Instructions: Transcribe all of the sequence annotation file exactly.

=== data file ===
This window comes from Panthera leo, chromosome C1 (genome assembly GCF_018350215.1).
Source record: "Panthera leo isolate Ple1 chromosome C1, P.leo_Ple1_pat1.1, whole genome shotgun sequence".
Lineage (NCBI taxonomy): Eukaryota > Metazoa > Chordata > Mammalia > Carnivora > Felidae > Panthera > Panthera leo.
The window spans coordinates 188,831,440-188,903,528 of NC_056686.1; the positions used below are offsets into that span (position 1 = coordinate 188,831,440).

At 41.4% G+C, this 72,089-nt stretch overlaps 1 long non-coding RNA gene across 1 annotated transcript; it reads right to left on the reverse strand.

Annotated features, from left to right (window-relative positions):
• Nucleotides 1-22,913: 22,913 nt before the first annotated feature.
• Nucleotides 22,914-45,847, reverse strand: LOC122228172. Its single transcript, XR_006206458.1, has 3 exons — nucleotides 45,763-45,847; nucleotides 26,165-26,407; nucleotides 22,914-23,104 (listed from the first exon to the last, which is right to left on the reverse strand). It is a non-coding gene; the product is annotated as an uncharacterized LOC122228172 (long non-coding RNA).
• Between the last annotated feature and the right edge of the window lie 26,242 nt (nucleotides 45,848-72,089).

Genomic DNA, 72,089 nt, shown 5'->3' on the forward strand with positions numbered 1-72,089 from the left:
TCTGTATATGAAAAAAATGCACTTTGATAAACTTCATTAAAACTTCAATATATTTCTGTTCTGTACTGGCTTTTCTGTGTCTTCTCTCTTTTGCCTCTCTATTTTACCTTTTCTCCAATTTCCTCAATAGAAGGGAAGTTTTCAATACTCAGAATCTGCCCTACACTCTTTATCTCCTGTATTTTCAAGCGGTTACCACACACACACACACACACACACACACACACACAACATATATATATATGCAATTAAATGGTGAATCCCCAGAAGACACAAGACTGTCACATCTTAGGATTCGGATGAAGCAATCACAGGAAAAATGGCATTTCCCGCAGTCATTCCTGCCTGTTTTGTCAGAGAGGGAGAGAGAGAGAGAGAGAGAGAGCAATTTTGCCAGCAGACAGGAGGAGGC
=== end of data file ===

This window comes from Panthera leo, chromosome C1 (genome assembly GCF_018350215.1).
Source record: "Panthera leo isolate Ple1 chromosome C1, P.leo_Ple1_pat1.1, whole genome shotgun sequence".
Lineage (NCBI taxonomy): Eukaryota > Metazoa > Chordata > Mammalia > Carnivora > Felidae > Panthera > Panthera leo.
The window spans coordinates 188,831,440-188,903,528 of NC_056686.1; the positions used below are offsets into that span (position 1 = coordinate 188,831,440).

At 41.4% G+C, this 72,089-nt stretch overlaps 1 long non-coding RNA gene across 1 annotated transcript; it reads right to left on the reverse strand.

Annotated features, from left to right (window-relative positions):
• Nucleotides 1-22,913: 22,913 nt before the first annotated feature.
• Nucleotides 22,914-45,847, reverse strand: LOC122228172. Its single transcript, XR_006206458.1, has 3 exons — nucleotides 45,763-45,847; nucleotides 26,165-26,407; nucleotides 22,914-23,104 (listed from the first exon to the last, which is right to left on the reverse strand). It is a non-coding gene; the product is annotated as an uncharacterized LOC122228172 (long non-coding RNA).
• Between the last annotated feature and the right edge of the window lie 26,242 nt (nucleotides 45,848-72,089).

Genomic DNA, 72,089 nt, shown 5'->3' on the forward strand with positions numbered 1-72,089 from the left:
TCTGTATATGAAAAAAATGCACTTTGATAAACTTCATTAAAACTTCAATATATTTCTGTTCTGTACTGGCTTTTCTGTGTCTTCTCTCTTTTGCCTCTCTATTTTACCTTTTCTCCAATTTCCTCAATAGAAGGGAAGTTTTCAATACTCAGAATCTGCCCTACACTCTTTATCTCCTGTATTTTCAAGCGGTTACCACACACACACACACACACACACACACACACACAACATATATATATATGCAATTAAATGGTGAATCCCCAGAAGACACAAGACTGTCACATCTTAGGATTCGGATGAAGCAATCACAGGAAAAATGGCATTTCCCGCAGTCATTCCTGCCTGTTTTGTCAGAGAGGGAGAGAGAGAGAGAGAGAGAGAGCAATTTTGCCAGCAGACAGGAGGAGGC